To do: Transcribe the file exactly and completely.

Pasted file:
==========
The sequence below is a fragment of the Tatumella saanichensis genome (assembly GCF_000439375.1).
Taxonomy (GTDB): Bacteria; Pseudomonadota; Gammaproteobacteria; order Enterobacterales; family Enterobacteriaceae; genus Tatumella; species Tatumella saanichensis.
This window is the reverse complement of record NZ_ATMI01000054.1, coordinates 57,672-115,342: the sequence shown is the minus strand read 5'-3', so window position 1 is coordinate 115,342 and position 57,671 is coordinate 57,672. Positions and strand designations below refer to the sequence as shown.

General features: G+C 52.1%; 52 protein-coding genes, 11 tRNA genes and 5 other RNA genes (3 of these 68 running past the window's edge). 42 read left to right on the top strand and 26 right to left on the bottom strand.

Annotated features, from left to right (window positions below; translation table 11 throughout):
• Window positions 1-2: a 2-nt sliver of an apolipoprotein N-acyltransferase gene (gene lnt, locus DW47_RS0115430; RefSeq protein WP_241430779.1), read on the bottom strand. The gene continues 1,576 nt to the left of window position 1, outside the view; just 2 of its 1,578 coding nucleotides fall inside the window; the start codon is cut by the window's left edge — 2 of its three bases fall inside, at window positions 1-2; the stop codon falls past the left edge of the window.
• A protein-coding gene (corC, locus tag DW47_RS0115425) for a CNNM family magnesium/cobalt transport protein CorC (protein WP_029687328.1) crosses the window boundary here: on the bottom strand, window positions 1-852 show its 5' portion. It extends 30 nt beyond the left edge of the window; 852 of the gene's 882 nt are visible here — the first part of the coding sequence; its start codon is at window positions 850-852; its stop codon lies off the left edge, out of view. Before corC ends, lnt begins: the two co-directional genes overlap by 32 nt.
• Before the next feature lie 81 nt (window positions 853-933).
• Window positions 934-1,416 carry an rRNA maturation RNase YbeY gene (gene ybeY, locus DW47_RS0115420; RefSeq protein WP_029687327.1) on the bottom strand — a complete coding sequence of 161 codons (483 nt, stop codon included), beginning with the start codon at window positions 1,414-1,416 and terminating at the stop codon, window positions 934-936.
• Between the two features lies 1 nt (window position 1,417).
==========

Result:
The sequence below is a fragment of the Tatumella saanichensis genome (assembly GCF_000439375.1).
Taxonomy (GTDB): Bacteria; Pseudomonadota; Gammaproteobacteria; order Enterobacterales; family Enterobacteriaceae; genus Tatumella; species Tatumella saanichensis.
This window is the reverse complement of record NZ_ATMI01000054.1, coordinates 57,672-115,342: the sequence shown is the minus strand read 5'-3', so window position 1 is coordinate 115,342 and position 57,671 is coordinate 57,672. Positions and strand designations below refer to the sequence as shown.

General features: G+C 52.1%; 52 protein-coding genes, 11 tRNA genes and 5 other RNA genes (3 of these 68 running past the window's edge). 42 read left to right on the top strand and 26 right to left on the bottom strand.

Annotated features, from left to right (window positions below; translation table 11 throughout):
• Window positions 1-2: a 2-nt sliver of an apolipoprotein N-acyltransferase gene (gene lnt, locus DW47_RS0115430; RefSeq protein WP_241430779.1), read on the bottom strand. The gene continues 1,576 nt to the left of window position 1, outside the view; just 2 of its 1,578 coding nucleotides fall inside the window; the start codon is cut by the window's left edge — 2 of its three bases fall inside, at window positions 1-2; the stop codon falls past the left edge of the window.
• A protein-coding gene (corC, locus tag DW47_RS0115425) for a CNNM family magnesium/cobalt transport protein CorC (protein WP_029687328.1) crosses the window boundary here: on the bottom strand, window positions 1-852 show its 5' portion. It extends 30 nt beyond the left edge of the window; 852 of the gene's 882 nt are visible here — the first part of the coding sequence; its start codon is at window positions 850-852; its stop codon lies off the left edge, out of view. Before corC ends, lnt begins: the two co-directional genes overlap by 32 nt.
• Before the next feature lie 81 nt (window positions 853-933).
• Window positions 934-1,416 carry an rRNA maturation RNase YbeY gene (gene ybeY, locus DW47_RS0115420; RefSeq protein WP_029687327.1) on the bottom strand — a complete coding sequence of 161 codons (483 nt, stop codon included), beginning with the start codon at window positions 1,414-1,416 and terminating at the stop codon, window positions 934-936.
• Between the two features lies 1 nt (window position 1,417).